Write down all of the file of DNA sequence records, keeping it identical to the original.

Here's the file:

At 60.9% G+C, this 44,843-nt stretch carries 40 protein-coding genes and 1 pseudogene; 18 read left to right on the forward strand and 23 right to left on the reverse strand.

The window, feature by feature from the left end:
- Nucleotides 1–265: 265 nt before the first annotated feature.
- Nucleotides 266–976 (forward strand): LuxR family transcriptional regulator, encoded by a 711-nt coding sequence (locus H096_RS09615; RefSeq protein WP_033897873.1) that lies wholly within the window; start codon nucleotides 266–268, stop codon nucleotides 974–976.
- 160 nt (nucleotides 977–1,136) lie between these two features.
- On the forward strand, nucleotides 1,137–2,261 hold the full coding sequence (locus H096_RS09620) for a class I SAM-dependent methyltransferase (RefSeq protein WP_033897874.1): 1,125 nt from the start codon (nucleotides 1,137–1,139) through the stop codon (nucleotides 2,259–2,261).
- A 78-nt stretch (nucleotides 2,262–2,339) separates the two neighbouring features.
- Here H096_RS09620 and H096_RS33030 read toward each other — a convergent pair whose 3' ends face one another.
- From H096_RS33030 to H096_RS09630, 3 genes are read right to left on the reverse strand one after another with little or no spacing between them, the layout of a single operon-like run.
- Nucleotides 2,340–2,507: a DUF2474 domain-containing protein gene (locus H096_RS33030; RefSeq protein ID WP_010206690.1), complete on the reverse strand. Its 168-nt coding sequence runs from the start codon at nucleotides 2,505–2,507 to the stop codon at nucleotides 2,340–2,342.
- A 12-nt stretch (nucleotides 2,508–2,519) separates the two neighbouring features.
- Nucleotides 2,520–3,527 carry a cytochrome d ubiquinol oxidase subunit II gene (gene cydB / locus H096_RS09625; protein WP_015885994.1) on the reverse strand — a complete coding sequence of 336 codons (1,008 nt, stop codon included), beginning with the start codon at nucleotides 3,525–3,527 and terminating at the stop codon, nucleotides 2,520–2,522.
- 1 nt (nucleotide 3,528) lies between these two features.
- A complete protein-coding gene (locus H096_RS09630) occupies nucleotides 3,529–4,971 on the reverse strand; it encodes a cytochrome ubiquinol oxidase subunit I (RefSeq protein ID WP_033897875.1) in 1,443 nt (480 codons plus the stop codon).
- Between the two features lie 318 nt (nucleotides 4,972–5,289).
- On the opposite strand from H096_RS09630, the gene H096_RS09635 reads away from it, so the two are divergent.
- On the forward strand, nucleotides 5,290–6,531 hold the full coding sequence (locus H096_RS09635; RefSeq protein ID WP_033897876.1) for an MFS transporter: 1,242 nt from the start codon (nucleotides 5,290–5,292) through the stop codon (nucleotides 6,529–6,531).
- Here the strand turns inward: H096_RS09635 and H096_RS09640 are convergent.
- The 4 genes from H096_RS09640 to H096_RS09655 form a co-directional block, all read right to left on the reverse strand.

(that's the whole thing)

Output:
At 60.9% G+C, this 44,843-nt stretch carries 40 protein-coding genes and 1 pseudogene; 18 read left to right on the forward strand and 23 right to left on the reverse strand.

The window, feature by feature from the left end:
- Nucleotides 1–265: 265 nt before the first annotated feature.
- Nucleotides 266–976 (forward strand): LuxR family transcriptional regulator, encoded by a 711-nt coding sequence (locus H096_RS09615; RefSeq protein WP_033897873.1) that lies wholly within the window; start codon nucleotides 266–268, stop codon nucleotides 974–976.
- 160 nt (nucleotides 977–1,136) lie between these two features.
- On the forward strand, nucleotides 1,137–2,261 hold the full coding sequence (locus H096_RS09620) for a class I SAM-dependent methyltransferase (RefSeq protein WP_033897874.1): 1,125 nt from the start codon (nucleotides 1,137–1,139) through the stop codon (nucleotides 2,259–2,261).
- A 78-nt stretch (nucleotides 2,262–2,339) separates the two neighbouring features.
- Here H096_RS09620 and H096_RS33030 read toward each other — a convergent pair whose 3' ends face one another.
- From H096_RS33030 to H096_RS09630, 3 genes are read right to left on the reverse strand one after another with little or no spacing between them, the layout of a single operon-like run.
- Nucleotides 2,340–2,507: a DUF2474 domain-containing protein gene (locus H096_RS33030; RefSeq protein ID WP_010206690.1), complete on the reverse strand. Its 168-nt coding sequence runs from the start codon at nucleotides 2,505–2,507 to the stop codon at nucleotides 2,340–2,342.
- A 12-nt stretch (nucleotides 2,508–2,519) separates the two neighbouring features.
- Nucleotides 2,520–3,527 carry a cytochrome d ubiquinol oxidase subunit II gene (gene cydB / locus H096_RS09625; protein WP_015885994.1) on the reverse strand — a complete coding sequence of 336 codons (1,008 nt, stop codon included), beginning with the start codon at nucleotides 3,525–3,527 and terminating at the stop codon, nucleotides 2,520–2,522.
- 1 nt (nucleotide 3,528) lies between these two features.
- A complete protein-coding gene (locus H096_RS09630) occupies nucleotides 3,529–4,971 on the reverse strand; it encodes a cytochrome ubiquinol oxidase subunit I (RefSeq protein ID WP_033897875.1) in 1,443 nt (480 codons plus the stop codon).
- Between the two features lie 318 nt (nucleotides 4,972–5,289).
- On the opposite strand from H096_RS09630, the gene H096_RS09635 reads away from it, so the two are divergent.
- On the forward strand, nucleotides 5,290–6,531 hold the full coding sequence (locus H096_RS09635; RefSeq protein ID WP_033897876.1) for an MFS transporter: 1,242 nt from the start codon (nucleotides 5,290–5,292) through the stop codon (nucleotides 6,529–6,531).
- Here the strand turns inward: H096_RS09635 and H096_RS09640 are convergent.
- The 4 genes from H096_RS09640 to H096_RS09655 form a co-directional block, all read right to left on the reverse strand.